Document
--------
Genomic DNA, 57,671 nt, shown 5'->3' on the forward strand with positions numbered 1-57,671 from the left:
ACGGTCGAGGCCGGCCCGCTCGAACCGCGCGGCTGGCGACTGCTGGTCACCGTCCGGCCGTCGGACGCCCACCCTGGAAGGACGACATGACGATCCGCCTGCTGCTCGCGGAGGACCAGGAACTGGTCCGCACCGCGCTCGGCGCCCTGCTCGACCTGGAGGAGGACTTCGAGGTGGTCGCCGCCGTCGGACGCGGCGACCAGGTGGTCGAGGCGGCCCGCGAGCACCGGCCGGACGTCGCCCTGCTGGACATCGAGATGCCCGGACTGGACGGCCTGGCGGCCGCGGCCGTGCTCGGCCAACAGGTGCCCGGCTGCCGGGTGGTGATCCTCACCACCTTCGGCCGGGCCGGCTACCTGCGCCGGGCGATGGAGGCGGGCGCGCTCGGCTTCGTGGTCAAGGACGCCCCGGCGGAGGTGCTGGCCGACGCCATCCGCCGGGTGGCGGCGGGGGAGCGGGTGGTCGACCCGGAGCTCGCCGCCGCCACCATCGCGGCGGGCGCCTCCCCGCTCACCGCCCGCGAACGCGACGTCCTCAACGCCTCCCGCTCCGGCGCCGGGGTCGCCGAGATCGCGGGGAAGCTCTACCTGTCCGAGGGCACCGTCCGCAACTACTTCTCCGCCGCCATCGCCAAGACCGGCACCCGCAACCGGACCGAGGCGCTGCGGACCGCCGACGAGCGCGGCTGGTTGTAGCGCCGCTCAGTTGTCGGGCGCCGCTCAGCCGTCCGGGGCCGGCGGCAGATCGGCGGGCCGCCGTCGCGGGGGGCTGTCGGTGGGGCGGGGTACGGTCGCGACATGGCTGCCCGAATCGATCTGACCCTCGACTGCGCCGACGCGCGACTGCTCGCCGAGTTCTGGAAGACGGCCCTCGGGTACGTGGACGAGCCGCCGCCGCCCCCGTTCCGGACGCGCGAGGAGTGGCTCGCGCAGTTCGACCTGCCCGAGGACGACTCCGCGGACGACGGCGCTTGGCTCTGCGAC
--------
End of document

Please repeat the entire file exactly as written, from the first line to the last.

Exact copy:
Genomic DNA, 57,671 nt, shown 5'->3' on the forward strand with positions numbered 1-57,671 from the left:
ACGGTCGAGGCCGGCCCGCTCGAACCGCGCGGCTGGCGACTGCTGGTCACCGTCCGGCCGTCGGACGCCCACCCTGGAAGGACGACATGACGATCCGCCTGCTGCTCGCGGAGGACCAGGAACTGGTCCGCACCGCGCTCGGCGCCCTGCTCGACCTGGAGGAGGACTTCGAGGTGGTCGCCGCCGTCGGACGCGGCGACCAGGTGGTCGAGGCGGCCCGCGAGCACCGGCCGGACGTCGCCCTGCTGGACATCGAGATGCCCGGACTGGACGGCCTGGCGGCCGCGGCCGTGCTCGGCCAACAGGTGCCCGGCTGCCGGGTGGTGATCCTCACCACCTTCGGCCGGGCCGGCTACCTGCGCCGGGCGATGGAGGCGGGCGCGCTCGGCTTCGTGGTCAAGGACGCCCCGGCGGAGGTGCTGGCCGACGCCATCCGCCGGGTGGCGGCGGGGGAGCGGGTGGTCGACCCGGAGCTCGCCGCCGCCACCATCGCGGCGGGCGCCTCCCCGCTCACCGCCCGCGAACGCGACGTCCTCAACGCCTCCCGCTCCGGCGCCGGGGTCGCCGAGATCGCGGGGAAGCTCTACCTGTCCGAGGGCACCGTCCGCAACTACTTCTCCGCCGCCATCGCCAAGACCGGCACCCGCAACCGGACCGAGGCGCTGCGGACCGCCGACGAGCGCGGCTGGTTGTAGCGCCGCTCAGTTGTCGGGCGCCGCTCAGCCGTCCGGGGCCGGCGGCAGATCGGCGGGCCGCCGTCGCGGGGGGCTGTCGGTGGGGCGGGGTACGGTCGCGACATGGCTGCCCGAATCGATCTGACCCTCGACTGCGCCGACGCGCGACTGCTCGCCGAGTTCTGGAAGACGGCCCTCGGGTACGTGGACGAGCCGCCGCCGCCCCCGTTCCGGACGCGCGAGGAGTGGCTCGCGCAGTTCGACCTGCCCGAGGACGACTCCGCGGACGACGGCGCTTGGCTCTGCGAC